Benjamin Rivers’ Alone With You is a beautiful game, let me just tell you that up front. It’s beautiful in both its looks (which screenshots alone cannot simply do justice), and in how it builds relationships between you and that game’s characters. To better illustrate this to you, let me lay out the game’s premise and E3 demo.
Alone With You puts you in the space shoes of a genderless protagonist, the lone surviving crew member of a failed terraforming colony. The mysterious (to the player) failure has resulted in the entire planet imploding in only 21 days. Your only companion is the station’s AI, who wants to escape the doomed station just as much as you. Your only hope for survival is the station’s escape pod, which is of course, is not functional and will need some modifications to make the lengthy flight you’ll both need. The only problem is that the crew members who have the knowledge to make these modifications are dead. To remedy this issue, the AI is able to use the stations holo-sim to recreate holographic versions of the crew members to walk you through fixing the ship.
While all that is intriguing enough on its own, the game while primarily exploratory, is also a romance game with each of the four pseudo-resurrected crew members being potential love interests. The crew includes two men and two women, all specialists in their departments. Each day of your 21 day quest for escape will begin with a mission, usually to gather parts for the ship, and will usually end with a conversation with one or more of the holographic crew.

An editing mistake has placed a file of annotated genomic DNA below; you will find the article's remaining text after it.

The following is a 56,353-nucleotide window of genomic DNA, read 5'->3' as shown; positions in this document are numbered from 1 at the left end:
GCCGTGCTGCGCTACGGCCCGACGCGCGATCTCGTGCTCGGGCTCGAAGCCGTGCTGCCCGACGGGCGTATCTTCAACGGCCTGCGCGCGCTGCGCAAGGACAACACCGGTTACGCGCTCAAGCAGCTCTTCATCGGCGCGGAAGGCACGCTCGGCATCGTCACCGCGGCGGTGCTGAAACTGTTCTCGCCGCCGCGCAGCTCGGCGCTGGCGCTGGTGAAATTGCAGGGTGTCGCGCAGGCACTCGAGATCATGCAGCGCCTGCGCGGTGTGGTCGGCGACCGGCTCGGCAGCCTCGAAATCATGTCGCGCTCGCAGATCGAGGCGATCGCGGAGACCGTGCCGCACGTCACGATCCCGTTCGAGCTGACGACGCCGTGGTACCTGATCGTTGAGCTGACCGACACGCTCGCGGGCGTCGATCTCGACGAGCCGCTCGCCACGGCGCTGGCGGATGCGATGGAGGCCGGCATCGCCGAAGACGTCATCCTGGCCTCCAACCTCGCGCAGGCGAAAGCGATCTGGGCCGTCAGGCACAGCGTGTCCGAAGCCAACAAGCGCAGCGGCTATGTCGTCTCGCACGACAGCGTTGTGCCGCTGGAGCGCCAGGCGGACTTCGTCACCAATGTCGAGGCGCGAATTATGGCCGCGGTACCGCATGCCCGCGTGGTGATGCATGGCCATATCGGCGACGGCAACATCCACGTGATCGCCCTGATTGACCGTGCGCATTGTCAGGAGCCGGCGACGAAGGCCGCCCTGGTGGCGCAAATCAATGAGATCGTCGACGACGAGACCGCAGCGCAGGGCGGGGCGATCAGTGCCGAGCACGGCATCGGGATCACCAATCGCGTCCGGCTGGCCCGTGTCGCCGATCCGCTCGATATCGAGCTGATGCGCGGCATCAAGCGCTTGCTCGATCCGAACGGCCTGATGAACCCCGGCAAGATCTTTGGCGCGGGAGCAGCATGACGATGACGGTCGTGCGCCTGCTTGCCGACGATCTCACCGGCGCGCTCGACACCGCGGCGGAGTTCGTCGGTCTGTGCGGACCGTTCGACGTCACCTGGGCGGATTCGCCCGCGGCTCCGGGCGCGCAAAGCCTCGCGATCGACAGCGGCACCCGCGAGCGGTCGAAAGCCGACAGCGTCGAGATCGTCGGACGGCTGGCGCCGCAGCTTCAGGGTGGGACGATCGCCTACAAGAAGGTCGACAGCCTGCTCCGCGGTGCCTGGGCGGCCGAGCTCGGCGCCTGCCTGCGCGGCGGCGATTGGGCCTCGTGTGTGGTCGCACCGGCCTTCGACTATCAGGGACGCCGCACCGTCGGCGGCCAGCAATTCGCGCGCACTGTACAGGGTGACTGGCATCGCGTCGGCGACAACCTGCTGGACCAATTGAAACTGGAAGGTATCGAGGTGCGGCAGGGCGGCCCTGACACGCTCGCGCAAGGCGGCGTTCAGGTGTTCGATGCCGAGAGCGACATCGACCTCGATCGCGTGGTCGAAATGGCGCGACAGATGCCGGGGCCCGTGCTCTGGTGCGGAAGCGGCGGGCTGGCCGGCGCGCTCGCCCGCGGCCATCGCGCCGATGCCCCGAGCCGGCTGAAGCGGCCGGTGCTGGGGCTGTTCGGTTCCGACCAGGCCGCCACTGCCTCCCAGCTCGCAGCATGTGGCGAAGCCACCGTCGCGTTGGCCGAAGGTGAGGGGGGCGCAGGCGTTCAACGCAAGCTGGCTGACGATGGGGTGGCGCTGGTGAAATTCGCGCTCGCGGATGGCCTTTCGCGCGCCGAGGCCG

The demo I played begins on one of those such days, tasking me to collect materials from the station’s communications relay. The relay was about five floors tall, and was where one of the crew members, Winnie Laurier, spent most of her time. I set about searching each floor for the parts we needed, and while searching for those parts I discovered other items belonging to Winnie. Now, while many open world games have collectibles to be found that add to the main story or give insight into the game’s world, these items gave an extremely personal glimpse into the the mind and habits of Winnie.
From plenty of physical books (even though the station had a full digital library), to torn pages of notes written by her, to even a cot set up on one of the floors, everything I found added to my impression of who exactly this person was. Most poignant among them was a book on how to handle romance and social situations in the workplace.
Once I found each object the station’s AI would pop up to talk to me a bit about each one. Enough dialog to be informative, but not so much that collecting them became bothersome. This balance of having just the right amount of dialog is a common thread throughout the demo and is something Rivers is focused on maintaining throughout the full game.
At the end of my day, I was awoken in the middle of the night with a sudden urge to visit the hologram chamber. Upon my arrival I was greeted by Winnie and got my first true taste of the interaction with the crew. While not too long of a conversation, it felt natural and organic, there was never a time where her response didn’t line up with mine or vice versa. There’s also a certain aspect of choice to your interaction, with me being able to either mention some of the things of hers I found, or not. While the demo wasn’t long enough to really get a feel for the romance aspect, there were a couple of conversation options that were definitely in that vain.
Judging by the demo the game is shaping up to be quite exceptional thus far, with an atmosphere and character to it that feels entirely unique. Rivers is currently hoping that Alone With You will release sometime in 2015.